President Barack Obama arrives at the State Department earlier today with Secretary Hillary Clinton.

It has been a busy, very difficult day across the State Department, our diplomatic Missions abroad, and other U.S. Government facilities and agencies.

We have grieved for our four murdered colleagues while moving to respond in various ways to the outrageous, cowardly attack on our Benghazi Consulate that claimed their lives.

As Secretary Clinton said at the start of the day, “There will be more time later to reflect, but today, we have work to do.”

In addition to the flurry of behind-the-scenes activity at home and abroad, there were several brief but powerful public engagements.

Flags were lowered to half mast at American diplomatic missions and other facilities around the world.

President Obama spoke from the White House Rose Garden about the events of yesterday, and Secretary Clinton delivered public remarks from the Treaty Room of the Department of State. You can watch their eloquent, powerful appearances below, or you can read the transcripts of their respective statements at the hyperlinks in the prior sentence.


Together the President and Secretary met with grieving colleagues of Ambassador Stevens and the other fallen officers at the Department of State’s main building. The messages that I have received from friends who were present described a very emotional encounter filled with tears, hugs, pride in the Department’s culture of fearless service, and steely resolve.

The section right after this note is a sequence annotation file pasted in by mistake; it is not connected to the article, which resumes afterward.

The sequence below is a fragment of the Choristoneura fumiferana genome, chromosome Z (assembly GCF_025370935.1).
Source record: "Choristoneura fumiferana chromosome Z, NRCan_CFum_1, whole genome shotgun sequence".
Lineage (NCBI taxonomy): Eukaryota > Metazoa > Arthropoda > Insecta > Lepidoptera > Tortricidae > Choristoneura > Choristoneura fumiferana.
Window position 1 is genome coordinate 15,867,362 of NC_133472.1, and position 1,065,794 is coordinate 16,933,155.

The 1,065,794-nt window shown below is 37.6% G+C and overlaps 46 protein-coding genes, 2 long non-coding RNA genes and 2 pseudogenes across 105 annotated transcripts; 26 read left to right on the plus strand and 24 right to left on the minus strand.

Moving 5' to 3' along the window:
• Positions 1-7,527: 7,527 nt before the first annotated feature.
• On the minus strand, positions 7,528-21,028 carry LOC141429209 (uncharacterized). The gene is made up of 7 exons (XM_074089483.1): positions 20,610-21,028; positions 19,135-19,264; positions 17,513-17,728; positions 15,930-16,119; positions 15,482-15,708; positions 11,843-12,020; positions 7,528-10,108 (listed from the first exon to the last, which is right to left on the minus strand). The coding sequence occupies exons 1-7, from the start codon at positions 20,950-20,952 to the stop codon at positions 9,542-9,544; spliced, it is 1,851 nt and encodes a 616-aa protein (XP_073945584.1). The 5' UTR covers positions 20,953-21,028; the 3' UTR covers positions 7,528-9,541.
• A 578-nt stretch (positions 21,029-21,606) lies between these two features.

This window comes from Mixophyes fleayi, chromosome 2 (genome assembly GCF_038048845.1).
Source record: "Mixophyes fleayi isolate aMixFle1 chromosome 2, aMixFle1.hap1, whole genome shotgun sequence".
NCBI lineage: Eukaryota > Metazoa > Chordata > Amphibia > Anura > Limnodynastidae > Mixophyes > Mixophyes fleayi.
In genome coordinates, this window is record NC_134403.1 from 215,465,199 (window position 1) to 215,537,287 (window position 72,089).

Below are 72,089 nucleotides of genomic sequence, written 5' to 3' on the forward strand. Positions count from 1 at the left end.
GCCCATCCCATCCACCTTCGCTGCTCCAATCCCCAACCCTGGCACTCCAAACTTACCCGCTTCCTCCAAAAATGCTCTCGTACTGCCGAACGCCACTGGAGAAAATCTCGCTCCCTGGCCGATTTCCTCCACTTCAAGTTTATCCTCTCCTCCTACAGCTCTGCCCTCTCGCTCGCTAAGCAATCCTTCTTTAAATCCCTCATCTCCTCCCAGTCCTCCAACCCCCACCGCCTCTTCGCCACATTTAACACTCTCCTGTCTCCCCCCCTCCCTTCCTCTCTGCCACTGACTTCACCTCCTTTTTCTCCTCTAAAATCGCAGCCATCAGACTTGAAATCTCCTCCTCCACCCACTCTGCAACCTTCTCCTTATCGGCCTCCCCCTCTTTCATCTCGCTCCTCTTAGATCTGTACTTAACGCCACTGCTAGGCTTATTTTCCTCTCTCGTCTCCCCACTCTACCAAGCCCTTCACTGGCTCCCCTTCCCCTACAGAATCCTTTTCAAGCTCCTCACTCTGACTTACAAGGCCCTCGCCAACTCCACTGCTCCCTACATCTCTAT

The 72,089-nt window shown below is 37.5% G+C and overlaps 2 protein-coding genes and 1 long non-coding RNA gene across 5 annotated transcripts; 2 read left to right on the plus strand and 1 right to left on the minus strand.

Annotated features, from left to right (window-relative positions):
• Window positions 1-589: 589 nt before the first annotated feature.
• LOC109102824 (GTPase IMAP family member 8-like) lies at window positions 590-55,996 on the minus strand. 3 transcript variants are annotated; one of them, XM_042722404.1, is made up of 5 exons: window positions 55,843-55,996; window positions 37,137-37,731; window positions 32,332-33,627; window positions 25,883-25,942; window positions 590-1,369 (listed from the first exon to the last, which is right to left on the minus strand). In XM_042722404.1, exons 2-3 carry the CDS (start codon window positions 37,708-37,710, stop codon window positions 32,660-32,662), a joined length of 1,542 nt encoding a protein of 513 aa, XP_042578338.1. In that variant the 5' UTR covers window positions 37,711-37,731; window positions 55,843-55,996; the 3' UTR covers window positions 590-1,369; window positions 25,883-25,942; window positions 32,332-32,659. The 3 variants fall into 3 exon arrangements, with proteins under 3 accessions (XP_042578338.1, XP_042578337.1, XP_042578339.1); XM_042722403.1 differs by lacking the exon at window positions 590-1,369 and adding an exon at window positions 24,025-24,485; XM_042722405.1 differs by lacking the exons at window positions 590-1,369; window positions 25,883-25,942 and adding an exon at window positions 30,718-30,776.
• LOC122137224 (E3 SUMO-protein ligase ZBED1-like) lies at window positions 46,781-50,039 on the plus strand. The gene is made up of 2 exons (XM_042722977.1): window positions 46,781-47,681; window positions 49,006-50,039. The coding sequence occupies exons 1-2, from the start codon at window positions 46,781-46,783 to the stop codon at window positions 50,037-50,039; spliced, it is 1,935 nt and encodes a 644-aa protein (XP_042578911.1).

After mingling through the assembly, the Secretary and President spoke briefly and signed a condolence book in front of marble tablets bearing the names of all State Department personnel who have lost their lives in the service of our country over the years. Affixed to a wall in the Department’s principal entrance, the tablets are a daily reminder of the risks faced — and the price too often paid – by diplomats in the service of our country. I have paused at those tablets many times, struck by the large number of names they contain.

Comforting a fellow public servant.

At the State Department.

The Secretary introduces the President.

The Secretary introduces the President.

The President signs the condolence book at the State Department.

The President signs the condolence book.

Here at Missions New Zealand and Samoa we lowered our flags, paused to mourn our fallen colleagues, implemented the measures necessary when a part of our network is attacked, conducted appropriate safety drills, and held all-hands town halls to convey information and answer questions.

And then, as State Department officers and staff have done for the past 223 years, we turned back to the important responsibilites with which we have been charged. “There will be more time later to reflect, but today, we have work to do.”

DH Sig